Tag: Race

In the Image and Likeness of God
Orthodoxy and Modernity

In the Image and Likeness of God Let’s Talk About Orthodoxy and Race

One morning not long ago I sat down at a table in a Midwestern university’s special collections library, eager to spend several days working through a cart packed with anniversary books and commemorative pamphlets published by Orthodox parishes and dioceses across North America. These kinds of booklets are invaluable in my work as a historian,…

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Racism and Otherness
Public Life

Racism and Otherness

български | ქართული | Română | Русский | Српски This essay was first published in Greek at Polymeros kai Polytropos, the blog of the Volos Academy for Theological Studies. In our time, racism has many faces. Sometimes it manifests itself in a more visible way and other times in an invisible way. Whether it is racism of gender, race, religion…

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Black Voices in the Orthodox Church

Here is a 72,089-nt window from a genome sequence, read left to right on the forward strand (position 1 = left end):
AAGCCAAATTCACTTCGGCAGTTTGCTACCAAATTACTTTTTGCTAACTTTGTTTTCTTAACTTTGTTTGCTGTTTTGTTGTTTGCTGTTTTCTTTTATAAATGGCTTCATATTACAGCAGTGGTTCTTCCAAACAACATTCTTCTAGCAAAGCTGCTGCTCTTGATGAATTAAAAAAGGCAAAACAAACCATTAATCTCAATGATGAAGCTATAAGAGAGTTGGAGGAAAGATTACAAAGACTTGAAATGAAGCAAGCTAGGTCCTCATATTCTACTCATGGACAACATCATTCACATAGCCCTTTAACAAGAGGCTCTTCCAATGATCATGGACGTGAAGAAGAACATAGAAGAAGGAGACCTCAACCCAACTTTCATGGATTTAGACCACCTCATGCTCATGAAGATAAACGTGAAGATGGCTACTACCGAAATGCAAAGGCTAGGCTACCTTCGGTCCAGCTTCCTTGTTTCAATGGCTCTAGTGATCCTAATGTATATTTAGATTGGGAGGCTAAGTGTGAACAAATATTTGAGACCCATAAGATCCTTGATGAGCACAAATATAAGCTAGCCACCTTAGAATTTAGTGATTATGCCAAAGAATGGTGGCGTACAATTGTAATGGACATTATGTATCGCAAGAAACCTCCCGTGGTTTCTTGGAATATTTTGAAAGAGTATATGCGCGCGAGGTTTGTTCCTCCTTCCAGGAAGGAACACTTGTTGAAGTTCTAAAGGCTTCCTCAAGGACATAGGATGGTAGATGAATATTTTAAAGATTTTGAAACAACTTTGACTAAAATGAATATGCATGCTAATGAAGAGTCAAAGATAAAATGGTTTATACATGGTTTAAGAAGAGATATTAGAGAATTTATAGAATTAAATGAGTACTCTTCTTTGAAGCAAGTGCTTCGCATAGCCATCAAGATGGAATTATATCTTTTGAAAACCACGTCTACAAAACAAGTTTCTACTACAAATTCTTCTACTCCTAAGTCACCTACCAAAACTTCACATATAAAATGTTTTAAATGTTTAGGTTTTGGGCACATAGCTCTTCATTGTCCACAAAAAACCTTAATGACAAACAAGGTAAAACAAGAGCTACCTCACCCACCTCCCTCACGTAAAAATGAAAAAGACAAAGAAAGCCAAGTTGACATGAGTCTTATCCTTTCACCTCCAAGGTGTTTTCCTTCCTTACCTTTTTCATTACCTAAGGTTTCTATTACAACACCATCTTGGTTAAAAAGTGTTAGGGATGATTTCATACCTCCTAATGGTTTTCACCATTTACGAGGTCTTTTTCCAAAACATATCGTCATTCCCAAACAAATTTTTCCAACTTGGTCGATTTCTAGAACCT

Church Life and Pastoral Care, Orthodoxy and Modernity

Black Voices in the Orthodox Church

Black Americans make up a tiny percentage of Orthodox Christians in the United States. Considering how difficult it is for someone from our American culture to convert to the Orthodox faith, it makes the stories of the seven Black individuals in the most recent issue of Jacob’s Well—a magazine of the Diocese of New York…

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Jacob Blake and My Struggle with God
Public Life

Jacob Blake and My Struggle with God Divine Love and the African American Mind

On the morning of August 24, I was hot! I woke up as I usually do—to the morning’s light, with stares from my cat, awaiting his early meal. I turned on Morning Joe and opened up my iPhone’s newsfeed. This is what I saw: Black man shot multiple times by Wisconsin police; video of incident…

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The War on Drugs and Systemic Racism
Uncategorized

The War on Drugs and Systemic Racism Why Christians Should Care

Ελληνικά The “War on Drugs” has been a bi-partisan effort spanning several decades that is one of the key components of “systemic racism” and anti-blackness in the United States and elsewhere. The roots of the War on Drugs lie in Franklin Delano Roosevelt’s administration and the Marihuana Tax Act of 1937, but it did not…

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A Confession of Racism by a Southerner
Public Life

A Confession of Racism by a Southerner

ελληνικά  As I sit holding and examining the print of the famous painting “The Last Meeting of Lee & Jackson” by E.B.D. Julio, I reflect on my own racism and prejudices that I grew up with as a Southerner. I feel as Wendell Berry wrote about, The Hidden Wound, inside me and the South, the…